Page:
442549 Click Nucleic Acid (CNA) Hydrogels for Targeted Drug Delivery

Monday, November 9, 2015
Exhibit Hall 1 (Salt Palace Convention Center)
Justin M. Paloni1, Bryan P. Sutherland2, Jonathan M. French1 and Christopher J. Kloxin1,2, (1)Chemical and Biomolecular Engineering, University of Delaware, Newark, DE, (2)Materials Science and Engineering, University of Delaware, Newark, DE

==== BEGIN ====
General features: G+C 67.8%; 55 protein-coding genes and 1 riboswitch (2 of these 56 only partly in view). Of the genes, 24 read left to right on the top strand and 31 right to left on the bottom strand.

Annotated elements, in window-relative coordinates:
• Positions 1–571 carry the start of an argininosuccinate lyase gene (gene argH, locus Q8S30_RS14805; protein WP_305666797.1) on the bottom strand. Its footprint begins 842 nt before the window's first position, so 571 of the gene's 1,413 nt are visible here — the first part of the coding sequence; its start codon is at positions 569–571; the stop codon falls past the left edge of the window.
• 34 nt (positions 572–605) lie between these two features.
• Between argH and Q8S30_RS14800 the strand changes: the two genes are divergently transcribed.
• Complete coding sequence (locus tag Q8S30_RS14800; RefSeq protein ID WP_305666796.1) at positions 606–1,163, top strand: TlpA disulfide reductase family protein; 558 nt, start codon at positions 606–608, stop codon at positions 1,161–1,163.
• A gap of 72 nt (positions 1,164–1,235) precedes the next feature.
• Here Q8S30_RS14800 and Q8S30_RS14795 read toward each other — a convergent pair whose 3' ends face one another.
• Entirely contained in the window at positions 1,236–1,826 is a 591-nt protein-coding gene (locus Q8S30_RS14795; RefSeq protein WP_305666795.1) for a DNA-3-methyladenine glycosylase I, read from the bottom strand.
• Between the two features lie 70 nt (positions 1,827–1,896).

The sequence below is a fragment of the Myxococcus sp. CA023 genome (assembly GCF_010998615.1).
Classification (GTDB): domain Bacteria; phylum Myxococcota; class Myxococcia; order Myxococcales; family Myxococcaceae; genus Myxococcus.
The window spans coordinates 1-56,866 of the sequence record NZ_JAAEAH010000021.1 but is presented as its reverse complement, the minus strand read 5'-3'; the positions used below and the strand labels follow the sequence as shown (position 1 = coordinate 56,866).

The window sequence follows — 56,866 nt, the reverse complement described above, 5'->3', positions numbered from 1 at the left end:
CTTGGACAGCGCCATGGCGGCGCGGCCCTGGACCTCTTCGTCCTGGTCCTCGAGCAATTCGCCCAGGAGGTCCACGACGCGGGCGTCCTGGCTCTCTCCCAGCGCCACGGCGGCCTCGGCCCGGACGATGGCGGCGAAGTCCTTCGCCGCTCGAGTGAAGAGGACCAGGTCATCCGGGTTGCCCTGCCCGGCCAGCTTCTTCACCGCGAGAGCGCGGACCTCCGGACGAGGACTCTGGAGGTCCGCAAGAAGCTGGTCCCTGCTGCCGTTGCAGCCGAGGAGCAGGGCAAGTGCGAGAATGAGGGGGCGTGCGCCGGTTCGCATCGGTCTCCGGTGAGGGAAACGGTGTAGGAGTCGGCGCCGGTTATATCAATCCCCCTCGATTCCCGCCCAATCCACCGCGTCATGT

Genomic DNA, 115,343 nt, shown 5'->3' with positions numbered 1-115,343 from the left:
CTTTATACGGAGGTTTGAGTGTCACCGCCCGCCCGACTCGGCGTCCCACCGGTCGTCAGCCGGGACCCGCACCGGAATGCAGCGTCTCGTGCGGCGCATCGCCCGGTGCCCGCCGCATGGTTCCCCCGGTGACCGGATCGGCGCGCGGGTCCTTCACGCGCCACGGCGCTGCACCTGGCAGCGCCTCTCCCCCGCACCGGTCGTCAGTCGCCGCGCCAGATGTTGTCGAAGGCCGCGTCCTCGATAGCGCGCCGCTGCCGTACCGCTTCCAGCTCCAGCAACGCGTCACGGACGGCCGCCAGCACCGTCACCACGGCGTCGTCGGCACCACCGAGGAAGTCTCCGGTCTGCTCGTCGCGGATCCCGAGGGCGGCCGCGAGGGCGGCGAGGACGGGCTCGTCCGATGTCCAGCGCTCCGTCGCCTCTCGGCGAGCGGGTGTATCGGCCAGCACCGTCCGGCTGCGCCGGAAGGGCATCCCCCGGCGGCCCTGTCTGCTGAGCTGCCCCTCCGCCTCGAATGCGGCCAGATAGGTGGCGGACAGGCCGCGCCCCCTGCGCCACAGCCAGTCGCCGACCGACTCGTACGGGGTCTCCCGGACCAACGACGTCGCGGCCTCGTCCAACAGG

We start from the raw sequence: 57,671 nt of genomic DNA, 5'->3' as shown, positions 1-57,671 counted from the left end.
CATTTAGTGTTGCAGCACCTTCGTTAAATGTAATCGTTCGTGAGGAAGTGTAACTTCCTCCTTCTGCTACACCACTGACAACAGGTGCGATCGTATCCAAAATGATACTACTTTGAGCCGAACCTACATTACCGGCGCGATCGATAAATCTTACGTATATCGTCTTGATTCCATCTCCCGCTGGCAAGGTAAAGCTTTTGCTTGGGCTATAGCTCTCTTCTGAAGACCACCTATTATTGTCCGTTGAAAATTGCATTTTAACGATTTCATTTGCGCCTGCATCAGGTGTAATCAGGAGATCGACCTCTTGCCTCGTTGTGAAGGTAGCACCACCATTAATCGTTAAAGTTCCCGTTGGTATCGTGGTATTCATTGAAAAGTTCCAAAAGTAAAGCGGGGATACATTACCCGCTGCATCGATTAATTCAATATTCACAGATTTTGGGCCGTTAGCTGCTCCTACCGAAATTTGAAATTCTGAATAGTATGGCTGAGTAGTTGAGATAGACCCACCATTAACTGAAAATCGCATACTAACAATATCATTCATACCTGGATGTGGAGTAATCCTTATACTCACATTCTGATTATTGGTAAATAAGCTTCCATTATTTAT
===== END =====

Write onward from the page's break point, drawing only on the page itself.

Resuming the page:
DNA has the unique property of complementary base pairing, making it a desirable material for a variety of applications including aptamer-based drug delivery, regulation of gene transcription, and self-assembly of nanomaterials. However, DNA is readily degraded by nucleases, limiting the use of DNA as a material outside of a controlled laboratory environment. Here, we report the development of a synthetic DNA analogue, Click Nucleic Acid (CNA), which exhibits the same base-pairing properties of DNA but is resistant to nuclease degradation. CNA monomers were synthesized by properly protecting and functionalizing each of the four DNA nucleobases—Adenine, Thymine, Guanine, and Cytosine. These nucleobases were then attached to a thiol and acrylamide functionalized monomer backbone that can be polymerized via the thiol-Michael addition click reaction. In addition, through sequential thiol-Michael additions, sequence-controlled oligomers can be produced on a solid support.

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